BERLIN (Reuters) - Two members of the punk protest band Pussy Riot accused Moscow on Monday of obstructing their campaign to improve conditions in Russia’s jails, and called for international monitoring.
Maria Alyokhina and Nadezhda Tolokonnikova, who were themselves freed from jail in December under an amnesty, also said they might consider stepping up their political activism by running for election to the Moscow city government.
The women served more than 21 months of a two-year term for performing a profanity-laced “punk prayer” protest against President Vladimir Putin in Moscow’s main Russian Orthodox cathedral.
They have said they now want to devote themselves to helping Russia’s prison population, including those jailed for protesting against Putin and his government, but complained during a visit to Berlin of obstacles being put in their way.
“The government has refused our request to register (our organization) ‘Zone of Law’,” Tolokonnikova told a news conference in Berlin, where a documentary about Pussy Riot was due to be shown at the Cinema for Peace gala on Monday evening.
“Pressure is also being exerted on people (supporting us),” she said, adding that their lawyer was under round-the-clock surveillance and other supporters had been interrogated by police and threatened with “more problems”.
“The goal of our organization is to make prison administrations know that they cannot just treat prisoners as they want with impunity,” she said.
Asked if they might consider running for political office, Tolokonnikova said: “We could think about the Moscow city government ... Yes, I think we shall try.”
Human rights groups have long complained of conditions in Russia’s jails, an issue that gained international prominence after the death of whistleblower lawyer Sergei Magnitsky in suspicious circumstances while in captivity in 2009.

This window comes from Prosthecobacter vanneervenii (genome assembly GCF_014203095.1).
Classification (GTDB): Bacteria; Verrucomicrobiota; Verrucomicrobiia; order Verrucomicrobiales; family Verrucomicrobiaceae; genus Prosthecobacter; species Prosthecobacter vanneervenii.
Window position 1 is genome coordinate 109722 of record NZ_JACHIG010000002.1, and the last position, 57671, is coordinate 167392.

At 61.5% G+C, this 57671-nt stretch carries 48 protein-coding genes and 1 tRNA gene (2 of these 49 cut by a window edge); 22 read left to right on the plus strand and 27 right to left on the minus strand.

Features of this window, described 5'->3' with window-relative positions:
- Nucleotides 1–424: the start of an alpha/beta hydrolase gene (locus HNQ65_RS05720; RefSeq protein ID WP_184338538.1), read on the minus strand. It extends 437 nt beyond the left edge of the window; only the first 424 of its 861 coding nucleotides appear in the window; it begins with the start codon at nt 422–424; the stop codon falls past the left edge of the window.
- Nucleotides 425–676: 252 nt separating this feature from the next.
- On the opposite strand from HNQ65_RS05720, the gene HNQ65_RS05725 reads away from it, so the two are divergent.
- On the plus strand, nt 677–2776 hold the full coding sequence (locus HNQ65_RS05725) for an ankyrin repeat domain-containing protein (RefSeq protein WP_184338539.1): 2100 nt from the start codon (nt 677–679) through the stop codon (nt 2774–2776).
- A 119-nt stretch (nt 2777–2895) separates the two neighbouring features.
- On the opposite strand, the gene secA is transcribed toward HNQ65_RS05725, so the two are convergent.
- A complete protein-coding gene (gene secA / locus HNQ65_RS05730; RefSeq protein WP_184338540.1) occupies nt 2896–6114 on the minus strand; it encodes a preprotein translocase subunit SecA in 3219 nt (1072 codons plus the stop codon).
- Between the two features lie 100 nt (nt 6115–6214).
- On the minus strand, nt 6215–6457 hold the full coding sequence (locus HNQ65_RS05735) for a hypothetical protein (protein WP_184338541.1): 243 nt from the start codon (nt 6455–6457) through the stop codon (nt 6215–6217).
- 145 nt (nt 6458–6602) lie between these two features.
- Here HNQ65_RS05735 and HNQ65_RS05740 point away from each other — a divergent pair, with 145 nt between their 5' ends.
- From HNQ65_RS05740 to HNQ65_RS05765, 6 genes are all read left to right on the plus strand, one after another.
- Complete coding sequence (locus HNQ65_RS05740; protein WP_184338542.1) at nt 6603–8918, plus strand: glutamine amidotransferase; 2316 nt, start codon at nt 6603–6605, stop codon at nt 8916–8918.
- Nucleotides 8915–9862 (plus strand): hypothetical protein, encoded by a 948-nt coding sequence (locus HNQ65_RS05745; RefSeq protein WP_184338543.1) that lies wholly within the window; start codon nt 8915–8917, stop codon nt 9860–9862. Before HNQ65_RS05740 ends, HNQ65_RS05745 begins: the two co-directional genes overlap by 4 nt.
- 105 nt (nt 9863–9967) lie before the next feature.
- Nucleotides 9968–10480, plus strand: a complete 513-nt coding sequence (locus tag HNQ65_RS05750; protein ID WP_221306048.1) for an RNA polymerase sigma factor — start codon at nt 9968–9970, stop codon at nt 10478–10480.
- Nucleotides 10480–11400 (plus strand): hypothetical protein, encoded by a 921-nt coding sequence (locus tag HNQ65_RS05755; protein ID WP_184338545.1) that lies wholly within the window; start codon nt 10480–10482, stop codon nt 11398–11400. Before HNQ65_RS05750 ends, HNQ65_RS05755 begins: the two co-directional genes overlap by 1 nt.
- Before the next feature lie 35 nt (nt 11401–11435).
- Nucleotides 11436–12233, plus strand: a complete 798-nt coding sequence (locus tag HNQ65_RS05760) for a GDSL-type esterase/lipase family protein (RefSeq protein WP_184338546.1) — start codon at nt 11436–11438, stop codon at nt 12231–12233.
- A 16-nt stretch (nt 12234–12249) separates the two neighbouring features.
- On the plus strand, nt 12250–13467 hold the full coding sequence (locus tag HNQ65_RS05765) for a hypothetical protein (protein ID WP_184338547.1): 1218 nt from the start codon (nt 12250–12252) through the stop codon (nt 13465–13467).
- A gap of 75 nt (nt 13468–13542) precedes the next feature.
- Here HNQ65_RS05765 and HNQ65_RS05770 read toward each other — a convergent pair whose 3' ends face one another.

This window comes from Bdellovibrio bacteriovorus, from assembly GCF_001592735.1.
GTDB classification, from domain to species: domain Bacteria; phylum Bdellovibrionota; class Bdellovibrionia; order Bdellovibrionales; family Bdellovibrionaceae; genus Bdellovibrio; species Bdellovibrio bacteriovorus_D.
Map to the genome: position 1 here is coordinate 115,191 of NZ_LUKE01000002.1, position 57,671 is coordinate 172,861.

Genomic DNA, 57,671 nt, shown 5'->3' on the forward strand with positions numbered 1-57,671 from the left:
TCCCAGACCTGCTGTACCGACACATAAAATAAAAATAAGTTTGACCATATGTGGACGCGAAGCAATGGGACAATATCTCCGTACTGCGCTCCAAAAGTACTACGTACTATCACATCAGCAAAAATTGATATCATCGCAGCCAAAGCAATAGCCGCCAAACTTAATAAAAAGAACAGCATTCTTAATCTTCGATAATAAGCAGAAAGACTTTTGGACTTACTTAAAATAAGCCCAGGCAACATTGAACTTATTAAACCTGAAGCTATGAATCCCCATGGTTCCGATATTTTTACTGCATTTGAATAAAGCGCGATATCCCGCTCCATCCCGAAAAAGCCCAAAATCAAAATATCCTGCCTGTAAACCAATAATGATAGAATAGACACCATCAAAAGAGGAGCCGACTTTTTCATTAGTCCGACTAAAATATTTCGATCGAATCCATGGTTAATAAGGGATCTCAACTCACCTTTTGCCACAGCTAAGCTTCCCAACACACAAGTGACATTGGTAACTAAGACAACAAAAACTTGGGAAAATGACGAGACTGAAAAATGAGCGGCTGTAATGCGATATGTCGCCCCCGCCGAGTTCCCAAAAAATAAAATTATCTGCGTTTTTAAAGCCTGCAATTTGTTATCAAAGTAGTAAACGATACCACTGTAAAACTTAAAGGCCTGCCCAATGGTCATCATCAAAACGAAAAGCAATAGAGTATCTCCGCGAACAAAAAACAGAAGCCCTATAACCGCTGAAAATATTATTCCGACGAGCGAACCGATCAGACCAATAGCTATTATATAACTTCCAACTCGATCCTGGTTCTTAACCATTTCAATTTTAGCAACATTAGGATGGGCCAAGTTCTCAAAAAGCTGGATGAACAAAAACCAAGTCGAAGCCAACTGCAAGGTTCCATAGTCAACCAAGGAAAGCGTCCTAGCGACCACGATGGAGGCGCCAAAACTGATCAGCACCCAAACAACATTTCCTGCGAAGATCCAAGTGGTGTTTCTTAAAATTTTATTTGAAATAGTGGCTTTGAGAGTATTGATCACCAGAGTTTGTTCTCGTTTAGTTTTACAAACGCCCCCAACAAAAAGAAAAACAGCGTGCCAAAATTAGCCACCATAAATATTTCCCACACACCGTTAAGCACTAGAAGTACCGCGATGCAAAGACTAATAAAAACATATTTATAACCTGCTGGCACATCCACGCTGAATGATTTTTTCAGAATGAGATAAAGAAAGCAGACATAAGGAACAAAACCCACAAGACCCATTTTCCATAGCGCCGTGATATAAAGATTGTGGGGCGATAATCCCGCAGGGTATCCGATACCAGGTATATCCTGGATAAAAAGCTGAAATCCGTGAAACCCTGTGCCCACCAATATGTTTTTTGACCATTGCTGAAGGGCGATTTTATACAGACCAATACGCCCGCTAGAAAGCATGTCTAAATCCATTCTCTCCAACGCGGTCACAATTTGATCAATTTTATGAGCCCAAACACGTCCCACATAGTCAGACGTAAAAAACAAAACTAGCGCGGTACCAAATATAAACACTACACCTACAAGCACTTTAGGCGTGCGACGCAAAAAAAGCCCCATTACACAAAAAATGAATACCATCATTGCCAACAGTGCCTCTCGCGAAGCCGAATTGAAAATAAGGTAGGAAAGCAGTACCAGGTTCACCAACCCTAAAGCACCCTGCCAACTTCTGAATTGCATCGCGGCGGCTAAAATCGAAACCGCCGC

That death prompted Washington to pass the ‘Magnitsky Act’ subjecting Russian officials implicated in the case to visa bans and asset freezes in the United States. Russia considers the act to be interference in its affairs.
“I consider the Magnitsky Act essential and we would encourage European countries to do likewise,” said Tolokonnikova.
Before his death, Magnitsky complained of being denied medical care in a bid to get him to confess to tax evasion.
Tolokonnikova said denying medicines to prisoners was “not the exception but the rule” in Russian jails, adding: “We would very much like to see international observers in Russian prisons.”
Since their release, the women have visited jails in the Netherlands and the United States to gather ideas on how to improve jail conditions in Russia, for example through cultural projects.
Russia has come under heavy Western criticism for its human rights record in the countdown to the Sochi Winter Olympics, especially over a new law that bans the promotion of homosexuality to minors.
“(The law) makes Russian citizens hate gay people by presenting them as an enemy from which our children must be protected,” Tolokonnikova said.
(The story corrects to attribute quotes to Tolokonnikova, not Alyokhina)
Editing by Kevin Liffey